So as close friends know, and some who are not so close, I have been, as are many in the world, in a struggle in my late age with some who are still in a fairly early one. To center my soul, and, hopefully, my concentration, I had been sent the unexpected gift from the universe, of a mother Morning Dove, who made herself at home, or, more accurately, at nest, in what had been a flower arrangement on top of the air-conditioner outside my window. I watched first one egg be laid, then a second, saw her sitting on them, then was present, talking to a friend on the phone as the eggs hatched. Since then I have been, from time to time, hypnotized by the very slow progression of baby birds into bird-Being, as they chewed at the underbelly of their mom, came out, looked around, and slowly grew.
Then yesterday, when I came back from a less-than-enriching walk, my spirits being not quite as substantially lifted as one might wish and expect from a big birthday, I saw that my two little birdies, one of them named Fiona, (am not sure yet about the second,) were completely exposed, their little feathered backs not quite heaving, but moving up and down in clear indication that they were still alive, though vulnerable.
The same just before midnight, at least as well as I could see, and again a little after five-thirty in the morning when I got up to check again. I couldn't go back to real sleep after that, as concerned as I was. After all, it had been a while since I'd had a pet, and Carleen and had come to the airy conclusion that "anyone could have a dog."
Now it was seven, the air was clear, and there was still no sign of Mom. Today is Acacia's birthday, so I called to sing her a birthday song badly sung, and also to share my concern and worry about the borderline disappearance at the flight of my mother bird.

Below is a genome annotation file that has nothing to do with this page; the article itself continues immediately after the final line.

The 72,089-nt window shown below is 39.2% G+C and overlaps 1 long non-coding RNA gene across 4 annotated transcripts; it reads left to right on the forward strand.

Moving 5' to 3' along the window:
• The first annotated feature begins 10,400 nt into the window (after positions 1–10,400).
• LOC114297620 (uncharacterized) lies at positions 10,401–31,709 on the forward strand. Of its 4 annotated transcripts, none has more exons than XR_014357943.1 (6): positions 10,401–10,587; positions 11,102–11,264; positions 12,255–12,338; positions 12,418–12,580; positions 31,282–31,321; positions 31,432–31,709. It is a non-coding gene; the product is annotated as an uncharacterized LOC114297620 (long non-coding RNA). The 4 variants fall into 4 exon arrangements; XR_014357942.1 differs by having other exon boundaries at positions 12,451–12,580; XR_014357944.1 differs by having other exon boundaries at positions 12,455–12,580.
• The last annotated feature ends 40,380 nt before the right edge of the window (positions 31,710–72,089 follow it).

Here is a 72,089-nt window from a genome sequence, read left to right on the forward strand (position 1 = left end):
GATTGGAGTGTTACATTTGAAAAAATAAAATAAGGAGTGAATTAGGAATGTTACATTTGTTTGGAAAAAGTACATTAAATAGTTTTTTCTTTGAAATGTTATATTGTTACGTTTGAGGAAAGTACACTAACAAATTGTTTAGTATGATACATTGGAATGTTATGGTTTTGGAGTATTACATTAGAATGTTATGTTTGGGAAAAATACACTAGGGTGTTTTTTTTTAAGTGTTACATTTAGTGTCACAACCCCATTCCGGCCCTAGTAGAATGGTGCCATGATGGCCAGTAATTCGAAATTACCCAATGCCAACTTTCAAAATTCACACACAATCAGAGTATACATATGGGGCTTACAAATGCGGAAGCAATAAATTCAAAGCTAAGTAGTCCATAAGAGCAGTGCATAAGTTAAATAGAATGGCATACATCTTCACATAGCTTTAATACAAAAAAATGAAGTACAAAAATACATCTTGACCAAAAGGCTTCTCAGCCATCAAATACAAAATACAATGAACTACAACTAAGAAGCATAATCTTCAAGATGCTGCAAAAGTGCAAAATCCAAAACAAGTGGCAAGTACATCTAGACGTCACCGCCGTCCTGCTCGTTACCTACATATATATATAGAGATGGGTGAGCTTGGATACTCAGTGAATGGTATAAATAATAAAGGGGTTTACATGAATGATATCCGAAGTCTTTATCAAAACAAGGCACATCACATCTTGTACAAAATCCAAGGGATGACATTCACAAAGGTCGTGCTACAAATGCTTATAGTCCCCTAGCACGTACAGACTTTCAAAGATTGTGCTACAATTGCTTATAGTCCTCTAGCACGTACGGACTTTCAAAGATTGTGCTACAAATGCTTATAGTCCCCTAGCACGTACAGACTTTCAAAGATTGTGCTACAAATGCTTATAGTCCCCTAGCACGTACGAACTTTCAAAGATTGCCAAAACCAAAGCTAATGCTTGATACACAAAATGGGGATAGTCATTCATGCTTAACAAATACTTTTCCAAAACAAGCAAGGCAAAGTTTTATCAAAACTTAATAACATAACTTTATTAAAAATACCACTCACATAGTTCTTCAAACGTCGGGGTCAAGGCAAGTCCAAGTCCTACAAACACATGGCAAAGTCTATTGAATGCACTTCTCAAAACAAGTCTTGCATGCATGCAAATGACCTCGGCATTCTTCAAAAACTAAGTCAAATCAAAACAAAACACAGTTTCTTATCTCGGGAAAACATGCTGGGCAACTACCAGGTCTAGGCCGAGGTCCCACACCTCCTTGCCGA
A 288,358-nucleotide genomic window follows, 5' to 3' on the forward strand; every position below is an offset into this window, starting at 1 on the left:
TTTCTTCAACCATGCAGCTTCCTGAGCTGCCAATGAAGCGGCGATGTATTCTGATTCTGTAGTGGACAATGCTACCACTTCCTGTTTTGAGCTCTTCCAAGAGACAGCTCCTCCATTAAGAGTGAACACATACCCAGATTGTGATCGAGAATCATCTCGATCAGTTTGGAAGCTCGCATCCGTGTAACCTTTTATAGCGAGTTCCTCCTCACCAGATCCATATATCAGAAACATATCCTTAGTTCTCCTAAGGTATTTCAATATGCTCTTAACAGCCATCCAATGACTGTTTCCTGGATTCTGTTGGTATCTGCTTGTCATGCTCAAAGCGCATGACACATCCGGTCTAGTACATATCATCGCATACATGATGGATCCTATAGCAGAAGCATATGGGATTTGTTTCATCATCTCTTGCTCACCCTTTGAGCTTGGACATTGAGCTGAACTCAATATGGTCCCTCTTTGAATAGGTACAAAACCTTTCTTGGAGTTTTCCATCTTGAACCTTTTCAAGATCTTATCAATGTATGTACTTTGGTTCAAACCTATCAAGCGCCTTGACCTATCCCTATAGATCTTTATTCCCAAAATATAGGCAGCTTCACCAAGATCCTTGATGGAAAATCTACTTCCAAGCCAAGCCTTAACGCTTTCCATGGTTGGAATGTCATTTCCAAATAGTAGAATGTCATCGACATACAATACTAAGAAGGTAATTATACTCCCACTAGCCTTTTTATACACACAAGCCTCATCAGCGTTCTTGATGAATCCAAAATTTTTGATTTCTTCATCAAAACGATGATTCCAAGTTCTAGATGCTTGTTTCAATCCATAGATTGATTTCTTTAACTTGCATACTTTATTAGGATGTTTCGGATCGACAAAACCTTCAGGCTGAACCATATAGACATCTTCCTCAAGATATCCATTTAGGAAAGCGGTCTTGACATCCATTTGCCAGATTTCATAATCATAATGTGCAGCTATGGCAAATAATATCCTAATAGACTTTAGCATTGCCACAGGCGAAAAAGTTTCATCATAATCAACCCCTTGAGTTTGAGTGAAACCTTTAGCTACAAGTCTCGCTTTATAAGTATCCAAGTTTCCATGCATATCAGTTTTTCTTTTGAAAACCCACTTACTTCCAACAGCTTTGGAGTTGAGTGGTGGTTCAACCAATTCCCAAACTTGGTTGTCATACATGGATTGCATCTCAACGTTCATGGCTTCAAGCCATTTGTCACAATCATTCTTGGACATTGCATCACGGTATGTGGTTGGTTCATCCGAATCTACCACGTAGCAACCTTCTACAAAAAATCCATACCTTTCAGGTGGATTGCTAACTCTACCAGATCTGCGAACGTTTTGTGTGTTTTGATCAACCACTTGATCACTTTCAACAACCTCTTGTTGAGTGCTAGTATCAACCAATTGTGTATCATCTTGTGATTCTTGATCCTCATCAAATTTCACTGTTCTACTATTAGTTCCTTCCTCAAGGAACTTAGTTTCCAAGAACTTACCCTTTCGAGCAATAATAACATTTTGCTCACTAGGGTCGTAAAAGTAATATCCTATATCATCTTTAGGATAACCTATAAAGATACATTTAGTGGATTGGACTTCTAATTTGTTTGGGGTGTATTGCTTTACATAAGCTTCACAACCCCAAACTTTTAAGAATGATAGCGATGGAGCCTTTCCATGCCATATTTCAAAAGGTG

"She'll be back," said Acacia, being a Texas girl, where they still have small towns and country. "She had to go look for food."
But of course I had gone to Bryn Mawr, so thought I knew better. So I moved the wire-flowerpot-thing to the ground on the other side of the not-quite-fire-escape that overhangs the citified abyss, so when Sasha came to put in the air-conditioner, which he would have to do anytime now, because this is New York where the weather is irrational and we can't wait for real summer, he'd be able to do it without disturbing the birds, in the unlikely event their mother should return and they should live. No sooner had I done that, of course, it now being about seven-thirty A.M., than she came back, standing on the rail of the not-exactly-safe-place-to-go, strutting back and forth looking for them. I told her they were on the other side, opened the door to her, and short of shouting, struggled to make her see where they were, on the other side of the metal-I-guess-you-could-call-it-Balcony. But I guess she does not speak English or frantic gestures. So she flew away.
What to do? Is there Bird-Pray? Desperate, almost, and of course more than sad, for I had not understood Nature or listened to Acacia. So hoping for redemption-- after all, it was my birthday, and today is Acacia's, I moved the improvised flower-pot-holder-transmuted-into-nest back where it had been before, and butted out.
The baby birds were backwards: that is to say they were on the right side of the flowerpot holder where before they'd been on the left, but hopefully that wouldn't be too much of a non-stretch for Mom.
And sure enough, thank God, or thank Bird, within the half hour she was back, and they were feeding from her mouth or her throat or her belly, wherever they could find anything. So it is a tragic tale nipped in the bird. The whole little gang is at rest now, Mom on top of them, parts of them sticking out now that they've grown. I can only hope, pray, sing, visualize, whatever, that they will be grown and flown by the time I have to have air-conditioning or die, as one could in New York.
Or else maybe I can fly someplace else. Any suggestions?